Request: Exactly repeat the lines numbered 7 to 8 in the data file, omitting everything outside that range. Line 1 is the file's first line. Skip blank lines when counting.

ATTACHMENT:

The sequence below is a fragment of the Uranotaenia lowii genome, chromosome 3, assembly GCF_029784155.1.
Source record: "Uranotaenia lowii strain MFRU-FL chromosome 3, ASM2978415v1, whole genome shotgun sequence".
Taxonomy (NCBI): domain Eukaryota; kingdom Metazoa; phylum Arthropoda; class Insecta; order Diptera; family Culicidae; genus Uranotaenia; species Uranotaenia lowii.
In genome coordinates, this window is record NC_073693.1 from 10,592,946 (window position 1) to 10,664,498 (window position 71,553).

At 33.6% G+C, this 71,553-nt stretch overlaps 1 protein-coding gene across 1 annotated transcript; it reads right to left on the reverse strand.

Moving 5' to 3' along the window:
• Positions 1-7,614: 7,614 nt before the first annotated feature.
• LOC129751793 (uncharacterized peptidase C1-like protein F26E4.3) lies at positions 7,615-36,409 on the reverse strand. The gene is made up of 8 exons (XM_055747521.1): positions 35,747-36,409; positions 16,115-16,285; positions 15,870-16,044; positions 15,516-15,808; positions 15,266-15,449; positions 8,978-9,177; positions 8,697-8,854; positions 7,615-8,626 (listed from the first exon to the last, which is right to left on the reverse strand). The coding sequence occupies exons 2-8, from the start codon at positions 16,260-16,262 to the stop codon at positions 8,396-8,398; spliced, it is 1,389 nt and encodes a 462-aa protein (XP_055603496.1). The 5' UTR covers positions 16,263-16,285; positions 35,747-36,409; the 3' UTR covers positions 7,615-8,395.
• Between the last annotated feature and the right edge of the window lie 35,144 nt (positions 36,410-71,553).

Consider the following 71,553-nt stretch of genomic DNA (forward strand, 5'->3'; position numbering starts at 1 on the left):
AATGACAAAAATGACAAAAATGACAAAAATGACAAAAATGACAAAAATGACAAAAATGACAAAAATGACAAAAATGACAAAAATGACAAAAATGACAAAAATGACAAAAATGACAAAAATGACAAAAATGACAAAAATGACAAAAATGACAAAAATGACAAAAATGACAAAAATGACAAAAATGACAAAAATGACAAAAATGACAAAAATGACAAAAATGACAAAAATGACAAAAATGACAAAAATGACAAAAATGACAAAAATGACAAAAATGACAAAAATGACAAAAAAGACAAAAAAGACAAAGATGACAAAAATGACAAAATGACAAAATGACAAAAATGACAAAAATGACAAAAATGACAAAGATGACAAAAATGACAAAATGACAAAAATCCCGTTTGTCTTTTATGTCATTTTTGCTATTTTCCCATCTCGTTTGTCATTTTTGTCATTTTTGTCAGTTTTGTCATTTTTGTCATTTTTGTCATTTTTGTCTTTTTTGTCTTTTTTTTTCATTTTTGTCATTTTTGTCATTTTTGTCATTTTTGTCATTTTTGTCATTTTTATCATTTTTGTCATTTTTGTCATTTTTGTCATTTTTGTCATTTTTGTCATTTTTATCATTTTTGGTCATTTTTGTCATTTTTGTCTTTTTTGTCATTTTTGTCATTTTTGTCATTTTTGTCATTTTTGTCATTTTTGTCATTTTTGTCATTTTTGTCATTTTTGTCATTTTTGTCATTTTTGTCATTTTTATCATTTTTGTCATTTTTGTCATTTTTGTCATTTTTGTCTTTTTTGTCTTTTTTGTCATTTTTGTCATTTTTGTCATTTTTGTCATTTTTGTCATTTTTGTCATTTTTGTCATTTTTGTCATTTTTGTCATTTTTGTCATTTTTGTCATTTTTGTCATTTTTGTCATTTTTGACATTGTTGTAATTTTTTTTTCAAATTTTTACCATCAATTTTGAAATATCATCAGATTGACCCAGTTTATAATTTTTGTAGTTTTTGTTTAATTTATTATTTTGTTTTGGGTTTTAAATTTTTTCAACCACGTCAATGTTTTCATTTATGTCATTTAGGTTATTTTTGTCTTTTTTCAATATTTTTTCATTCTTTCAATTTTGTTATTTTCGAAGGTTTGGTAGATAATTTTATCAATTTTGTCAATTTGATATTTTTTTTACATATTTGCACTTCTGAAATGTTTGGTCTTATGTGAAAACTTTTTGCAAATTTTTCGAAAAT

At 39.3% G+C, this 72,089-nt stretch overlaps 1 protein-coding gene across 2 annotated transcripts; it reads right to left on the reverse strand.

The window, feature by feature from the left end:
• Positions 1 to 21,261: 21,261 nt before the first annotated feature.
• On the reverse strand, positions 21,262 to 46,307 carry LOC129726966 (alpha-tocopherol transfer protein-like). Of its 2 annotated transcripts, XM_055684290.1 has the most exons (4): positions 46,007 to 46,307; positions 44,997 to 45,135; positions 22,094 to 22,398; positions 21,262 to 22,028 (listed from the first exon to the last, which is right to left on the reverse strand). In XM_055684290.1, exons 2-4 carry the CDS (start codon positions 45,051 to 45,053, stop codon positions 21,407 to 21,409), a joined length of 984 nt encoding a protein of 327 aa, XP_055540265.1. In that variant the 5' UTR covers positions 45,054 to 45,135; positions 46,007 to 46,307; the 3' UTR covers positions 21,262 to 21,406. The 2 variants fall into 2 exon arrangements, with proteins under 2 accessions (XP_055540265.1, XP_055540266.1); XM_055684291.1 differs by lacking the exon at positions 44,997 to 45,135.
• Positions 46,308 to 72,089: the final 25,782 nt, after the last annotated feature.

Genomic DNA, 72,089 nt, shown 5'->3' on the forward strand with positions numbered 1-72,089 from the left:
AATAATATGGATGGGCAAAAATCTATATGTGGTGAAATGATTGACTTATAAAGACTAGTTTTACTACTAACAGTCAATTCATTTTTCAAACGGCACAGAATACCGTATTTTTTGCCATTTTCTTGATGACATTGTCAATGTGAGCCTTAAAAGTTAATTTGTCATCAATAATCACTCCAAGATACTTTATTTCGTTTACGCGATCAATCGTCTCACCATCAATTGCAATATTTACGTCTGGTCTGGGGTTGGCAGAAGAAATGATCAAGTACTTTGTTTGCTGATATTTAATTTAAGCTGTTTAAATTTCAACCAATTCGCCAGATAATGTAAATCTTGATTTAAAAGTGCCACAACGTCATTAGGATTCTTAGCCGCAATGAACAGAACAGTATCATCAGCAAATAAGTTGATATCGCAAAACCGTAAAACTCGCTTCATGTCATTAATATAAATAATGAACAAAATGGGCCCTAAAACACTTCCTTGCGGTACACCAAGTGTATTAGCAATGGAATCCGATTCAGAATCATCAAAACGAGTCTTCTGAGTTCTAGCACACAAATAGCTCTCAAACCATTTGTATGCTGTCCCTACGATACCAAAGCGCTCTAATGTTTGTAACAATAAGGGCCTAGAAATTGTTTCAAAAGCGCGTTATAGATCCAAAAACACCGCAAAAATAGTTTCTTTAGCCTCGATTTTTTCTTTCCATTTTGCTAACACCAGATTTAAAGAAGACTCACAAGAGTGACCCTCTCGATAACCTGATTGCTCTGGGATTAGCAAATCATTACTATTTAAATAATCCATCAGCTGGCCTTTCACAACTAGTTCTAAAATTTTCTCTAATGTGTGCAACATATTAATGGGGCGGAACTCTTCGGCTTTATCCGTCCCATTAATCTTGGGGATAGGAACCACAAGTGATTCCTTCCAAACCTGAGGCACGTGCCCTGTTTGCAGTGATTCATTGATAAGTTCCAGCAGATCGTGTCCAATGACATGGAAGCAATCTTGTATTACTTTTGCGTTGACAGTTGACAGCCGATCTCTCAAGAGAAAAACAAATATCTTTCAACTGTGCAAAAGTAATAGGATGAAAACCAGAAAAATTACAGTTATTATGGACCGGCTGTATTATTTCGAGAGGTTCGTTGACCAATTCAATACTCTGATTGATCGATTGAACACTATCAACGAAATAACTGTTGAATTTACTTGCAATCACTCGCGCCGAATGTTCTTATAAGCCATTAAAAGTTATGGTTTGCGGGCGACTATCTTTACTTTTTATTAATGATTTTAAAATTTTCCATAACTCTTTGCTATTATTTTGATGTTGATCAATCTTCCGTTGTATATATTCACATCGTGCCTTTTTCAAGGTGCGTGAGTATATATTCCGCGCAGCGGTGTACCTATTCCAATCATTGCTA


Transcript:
• Positions 1-7,614: 7,614 nt before the first annotated feature.
• LOC129751793 (uncharacterized peptidase C1-like protein F26E4.3) lies at positions 7,615-36,409 on the reverse strand. The gene is made up of 8 exons (XM_055747521.1): positions 35,747-36,409; positions 16,115-16,285; positions 15,870-16,044; positions 15,516-15,808; positions 15,266-15,449; positions 8,978-9,177; positions 8,697-8,854; positions 7,615-8,626 (listed from the first exon to the last, which is right to left on the reverse strand). The coding sequence occupies exons 2-8, from the start codon at positions 16,260-16,262 to the stop codon at positions 8,396-8,398; spliced, it is 1,389 nt and encodes a 462-aa protein (XP_055603496.1). The 5' UTR covers positions 16,263-16,285; positions 35,747-36,409; the 3' UTR covers positions 7,615-8,395.